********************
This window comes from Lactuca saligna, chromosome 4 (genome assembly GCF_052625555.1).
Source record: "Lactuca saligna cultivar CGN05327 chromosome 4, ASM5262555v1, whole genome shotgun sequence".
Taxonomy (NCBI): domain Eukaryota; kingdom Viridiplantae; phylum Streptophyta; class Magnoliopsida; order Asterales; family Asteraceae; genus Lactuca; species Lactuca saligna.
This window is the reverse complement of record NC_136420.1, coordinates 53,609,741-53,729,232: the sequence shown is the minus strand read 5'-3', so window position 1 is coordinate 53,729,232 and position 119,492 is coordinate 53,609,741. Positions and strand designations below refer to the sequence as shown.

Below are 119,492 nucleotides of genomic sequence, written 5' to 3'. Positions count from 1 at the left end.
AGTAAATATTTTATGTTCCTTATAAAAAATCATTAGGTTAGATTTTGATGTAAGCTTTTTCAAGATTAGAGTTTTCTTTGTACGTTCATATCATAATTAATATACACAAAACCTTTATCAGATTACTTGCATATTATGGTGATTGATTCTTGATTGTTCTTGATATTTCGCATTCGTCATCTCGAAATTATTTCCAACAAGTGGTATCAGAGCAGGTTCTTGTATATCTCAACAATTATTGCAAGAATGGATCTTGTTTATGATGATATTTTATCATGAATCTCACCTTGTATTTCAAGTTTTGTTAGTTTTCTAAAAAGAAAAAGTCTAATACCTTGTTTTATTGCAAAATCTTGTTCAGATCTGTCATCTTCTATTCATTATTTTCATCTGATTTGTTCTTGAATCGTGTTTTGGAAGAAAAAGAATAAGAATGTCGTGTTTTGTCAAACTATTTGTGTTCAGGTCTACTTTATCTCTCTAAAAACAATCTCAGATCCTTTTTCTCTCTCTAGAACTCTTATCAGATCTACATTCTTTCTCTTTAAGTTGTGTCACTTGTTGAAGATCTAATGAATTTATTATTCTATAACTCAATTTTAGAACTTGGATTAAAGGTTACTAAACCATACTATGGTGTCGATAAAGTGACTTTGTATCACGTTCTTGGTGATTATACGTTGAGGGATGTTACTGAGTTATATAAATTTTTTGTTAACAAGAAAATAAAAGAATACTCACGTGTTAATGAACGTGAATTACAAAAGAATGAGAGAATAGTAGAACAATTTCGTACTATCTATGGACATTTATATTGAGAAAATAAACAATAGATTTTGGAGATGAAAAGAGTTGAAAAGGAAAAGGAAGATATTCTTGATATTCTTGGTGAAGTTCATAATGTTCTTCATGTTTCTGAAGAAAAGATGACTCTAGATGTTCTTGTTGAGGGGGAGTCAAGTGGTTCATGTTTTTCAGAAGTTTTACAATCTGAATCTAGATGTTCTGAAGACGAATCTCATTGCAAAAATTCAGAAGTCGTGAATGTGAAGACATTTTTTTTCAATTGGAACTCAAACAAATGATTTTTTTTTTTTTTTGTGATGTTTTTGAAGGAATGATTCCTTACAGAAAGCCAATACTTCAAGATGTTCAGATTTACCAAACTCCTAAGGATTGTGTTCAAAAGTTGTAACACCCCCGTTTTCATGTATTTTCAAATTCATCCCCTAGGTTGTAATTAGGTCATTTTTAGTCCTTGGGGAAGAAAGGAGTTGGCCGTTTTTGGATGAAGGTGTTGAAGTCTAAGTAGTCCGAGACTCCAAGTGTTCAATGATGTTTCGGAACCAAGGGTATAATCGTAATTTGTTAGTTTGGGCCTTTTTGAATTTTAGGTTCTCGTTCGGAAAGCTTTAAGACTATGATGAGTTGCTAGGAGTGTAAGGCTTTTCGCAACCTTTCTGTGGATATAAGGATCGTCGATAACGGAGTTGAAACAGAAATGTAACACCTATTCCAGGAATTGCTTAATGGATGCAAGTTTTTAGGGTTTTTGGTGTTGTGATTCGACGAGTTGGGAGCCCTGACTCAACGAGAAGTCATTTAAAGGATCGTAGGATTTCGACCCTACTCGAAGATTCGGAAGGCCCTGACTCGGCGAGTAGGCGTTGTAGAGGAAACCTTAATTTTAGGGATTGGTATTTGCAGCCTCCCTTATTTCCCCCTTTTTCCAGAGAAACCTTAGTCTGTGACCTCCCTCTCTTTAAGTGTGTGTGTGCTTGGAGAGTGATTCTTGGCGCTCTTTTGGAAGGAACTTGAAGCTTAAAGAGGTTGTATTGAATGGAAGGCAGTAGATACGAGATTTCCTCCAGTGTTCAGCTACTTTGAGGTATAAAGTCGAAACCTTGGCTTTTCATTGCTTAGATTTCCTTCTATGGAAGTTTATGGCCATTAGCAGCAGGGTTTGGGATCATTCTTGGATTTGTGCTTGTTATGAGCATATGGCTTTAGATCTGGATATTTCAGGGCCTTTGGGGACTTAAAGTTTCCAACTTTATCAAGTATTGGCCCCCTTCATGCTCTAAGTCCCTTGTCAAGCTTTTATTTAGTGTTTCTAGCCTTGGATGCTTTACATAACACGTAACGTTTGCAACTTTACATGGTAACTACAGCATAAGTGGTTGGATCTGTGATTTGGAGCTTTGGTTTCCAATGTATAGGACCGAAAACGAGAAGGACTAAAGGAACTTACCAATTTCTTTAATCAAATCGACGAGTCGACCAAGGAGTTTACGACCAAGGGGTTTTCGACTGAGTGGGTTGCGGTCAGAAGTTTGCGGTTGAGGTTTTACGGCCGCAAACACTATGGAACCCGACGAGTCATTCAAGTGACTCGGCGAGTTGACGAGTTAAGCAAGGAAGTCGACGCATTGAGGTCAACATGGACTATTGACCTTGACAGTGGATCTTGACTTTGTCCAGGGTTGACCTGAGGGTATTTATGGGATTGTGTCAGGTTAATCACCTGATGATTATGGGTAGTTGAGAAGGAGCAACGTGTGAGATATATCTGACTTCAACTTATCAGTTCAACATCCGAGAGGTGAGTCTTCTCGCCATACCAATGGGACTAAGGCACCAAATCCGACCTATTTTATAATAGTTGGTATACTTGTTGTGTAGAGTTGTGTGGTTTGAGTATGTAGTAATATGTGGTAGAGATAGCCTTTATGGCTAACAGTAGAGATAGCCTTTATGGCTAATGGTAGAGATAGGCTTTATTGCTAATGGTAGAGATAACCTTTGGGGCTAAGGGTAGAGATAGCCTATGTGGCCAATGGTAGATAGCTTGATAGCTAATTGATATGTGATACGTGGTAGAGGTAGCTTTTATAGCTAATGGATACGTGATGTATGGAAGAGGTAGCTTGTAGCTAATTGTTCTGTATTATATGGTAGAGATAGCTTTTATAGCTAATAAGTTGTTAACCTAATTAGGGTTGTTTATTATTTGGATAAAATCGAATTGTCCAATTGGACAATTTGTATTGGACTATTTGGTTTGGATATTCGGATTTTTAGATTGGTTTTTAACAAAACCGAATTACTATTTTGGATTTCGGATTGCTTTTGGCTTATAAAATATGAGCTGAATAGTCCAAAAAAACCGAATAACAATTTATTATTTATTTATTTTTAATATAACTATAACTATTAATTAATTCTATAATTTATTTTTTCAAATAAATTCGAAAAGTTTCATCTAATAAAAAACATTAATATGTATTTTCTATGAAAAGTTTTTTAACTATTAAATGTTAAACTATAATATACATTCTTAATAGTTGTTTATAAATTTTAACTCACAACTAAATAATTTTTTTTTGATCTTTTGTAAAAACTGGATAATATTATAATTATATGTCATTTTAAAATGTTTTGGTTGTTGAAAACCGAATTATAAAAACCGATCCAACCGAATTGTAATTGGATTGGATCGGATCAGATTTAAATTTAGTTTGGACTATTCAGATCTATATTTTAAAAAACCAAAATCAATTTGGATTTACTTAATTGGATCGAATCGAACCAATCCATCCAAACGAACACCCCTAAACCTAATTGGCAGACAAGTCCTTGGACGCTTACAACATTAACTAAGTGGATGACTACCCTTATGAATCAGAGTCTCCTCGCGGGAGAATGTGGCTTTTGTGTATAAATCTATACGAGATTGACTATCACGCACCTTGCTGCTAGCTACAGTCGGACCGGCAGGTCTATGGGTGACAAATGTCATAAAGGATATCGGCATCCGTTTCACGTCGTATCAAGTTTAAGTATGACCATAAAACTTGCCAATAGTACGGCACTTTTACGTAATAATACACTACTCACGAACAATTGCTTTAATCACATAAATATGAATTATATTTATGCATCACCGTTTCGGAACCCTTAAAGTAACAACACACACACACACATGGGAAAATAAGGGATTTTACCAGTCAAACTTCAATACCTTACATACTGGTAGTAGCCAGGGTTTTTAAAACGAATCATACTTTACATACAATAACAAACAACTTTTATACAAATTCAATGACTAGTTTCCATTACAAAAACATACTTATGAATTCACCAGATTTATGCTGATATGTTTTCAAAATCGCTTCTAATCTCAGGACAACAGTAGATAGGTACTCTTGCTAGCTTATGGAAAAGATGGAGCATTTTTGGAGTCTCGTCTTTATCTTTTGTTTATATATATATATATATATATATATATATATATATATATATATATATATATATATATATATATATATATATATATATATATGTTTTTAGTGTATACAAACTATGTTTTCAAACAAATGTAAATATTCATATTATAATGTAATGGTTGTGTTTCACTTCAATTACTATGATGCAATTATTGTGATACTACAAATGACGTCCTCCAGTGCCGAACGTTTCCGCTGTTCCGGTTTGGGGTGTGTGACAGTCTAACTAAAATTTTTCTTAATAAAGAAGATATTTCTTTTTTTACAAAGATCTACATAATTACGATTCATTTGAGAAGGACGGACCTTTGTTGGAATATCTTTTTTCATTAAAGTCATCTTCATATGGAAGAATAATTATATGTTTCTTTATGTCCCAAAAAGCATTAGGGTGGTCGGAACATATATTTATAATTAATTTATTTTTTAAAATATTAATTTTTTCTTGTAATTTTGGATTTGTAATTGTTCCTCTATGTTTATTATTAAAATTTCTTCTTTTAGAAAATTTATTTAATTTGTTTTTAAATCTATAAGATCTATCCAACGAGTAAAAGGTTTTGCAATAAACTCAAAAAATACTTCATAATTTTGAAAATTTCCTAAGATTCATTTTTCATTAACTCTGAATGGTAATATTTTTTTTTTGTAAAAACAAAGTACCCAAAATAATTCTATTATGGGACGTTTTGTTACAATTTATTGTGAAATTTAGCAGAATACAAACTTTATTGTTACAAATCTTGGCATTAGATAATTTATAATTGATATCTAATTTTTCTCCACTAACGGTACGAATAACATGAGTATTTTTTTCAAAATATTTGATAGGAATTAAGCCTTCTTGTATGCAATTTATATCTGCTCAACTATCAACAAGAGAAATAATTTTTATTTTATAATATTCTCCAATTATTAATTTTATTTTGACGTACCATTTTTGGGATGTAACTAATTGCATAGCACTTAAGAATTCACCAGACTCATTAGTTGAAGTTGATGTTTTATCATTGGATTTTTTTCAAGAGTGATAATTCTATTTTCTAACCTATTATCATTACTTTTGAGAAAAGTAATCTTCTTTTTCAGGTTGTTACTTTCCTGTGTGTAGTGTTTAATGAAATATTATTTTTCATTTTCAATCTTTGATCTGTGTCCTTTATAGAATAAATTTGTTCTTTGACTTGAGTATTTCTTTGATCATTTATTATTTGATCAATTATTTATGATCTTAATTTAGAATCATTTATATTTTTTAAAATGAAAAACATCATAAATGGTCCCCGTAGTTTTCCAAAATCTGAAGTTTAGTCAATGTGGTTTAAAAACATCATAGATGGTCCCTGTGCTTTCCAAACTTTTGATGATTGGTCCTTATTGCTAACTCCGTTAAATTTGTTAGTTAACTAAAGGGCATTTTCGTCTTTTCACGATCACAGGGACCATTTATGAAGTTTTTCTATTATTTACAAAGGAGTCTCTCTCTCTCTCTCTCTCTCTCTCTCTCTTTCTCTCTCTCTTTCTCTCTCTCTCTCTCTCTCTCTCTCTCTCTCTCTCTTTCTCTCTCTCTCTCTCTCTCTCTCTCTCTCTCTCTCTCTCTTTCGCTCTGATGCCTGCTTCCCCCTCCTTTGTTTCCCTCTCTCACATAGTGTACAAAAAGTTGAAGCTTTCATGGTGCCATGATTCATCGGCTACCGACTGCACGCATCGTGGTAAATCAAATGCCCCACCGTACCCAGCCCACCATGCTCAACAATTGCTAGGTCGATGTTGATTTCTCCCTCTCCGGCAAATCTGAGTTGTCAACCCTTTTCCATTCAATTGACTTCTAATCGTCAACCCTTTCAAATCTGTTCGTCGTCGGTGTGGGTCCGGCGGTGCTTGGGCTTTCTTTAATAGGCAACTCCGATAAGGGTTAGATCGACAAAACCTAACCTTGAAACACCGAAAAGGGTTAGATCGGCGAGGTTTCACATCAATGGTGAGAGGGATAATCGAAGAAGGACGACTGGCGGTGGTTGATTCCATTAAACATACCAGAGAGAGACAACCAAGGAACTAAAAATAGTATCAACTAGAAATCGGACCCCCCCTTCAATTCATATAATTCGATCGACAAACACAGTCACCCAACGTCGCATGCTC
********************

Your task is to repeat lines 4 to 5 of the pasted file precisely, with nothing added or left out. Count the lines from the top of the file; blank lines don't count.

This window is the reverse complement of record NC_136420.1, coordinates 53,609,741-53,729,232: the sequence shown is the minus strand read 5'-3', so window position 1 is coordinate 53,729,232 and position 119,492 is coordinate 53,609,741. Positions and strand designations below refer to the sequence as shown.

Below are 119,492 nucleotides of genomic sequence, written 5' to 3'. Positions count from 1 at the left end.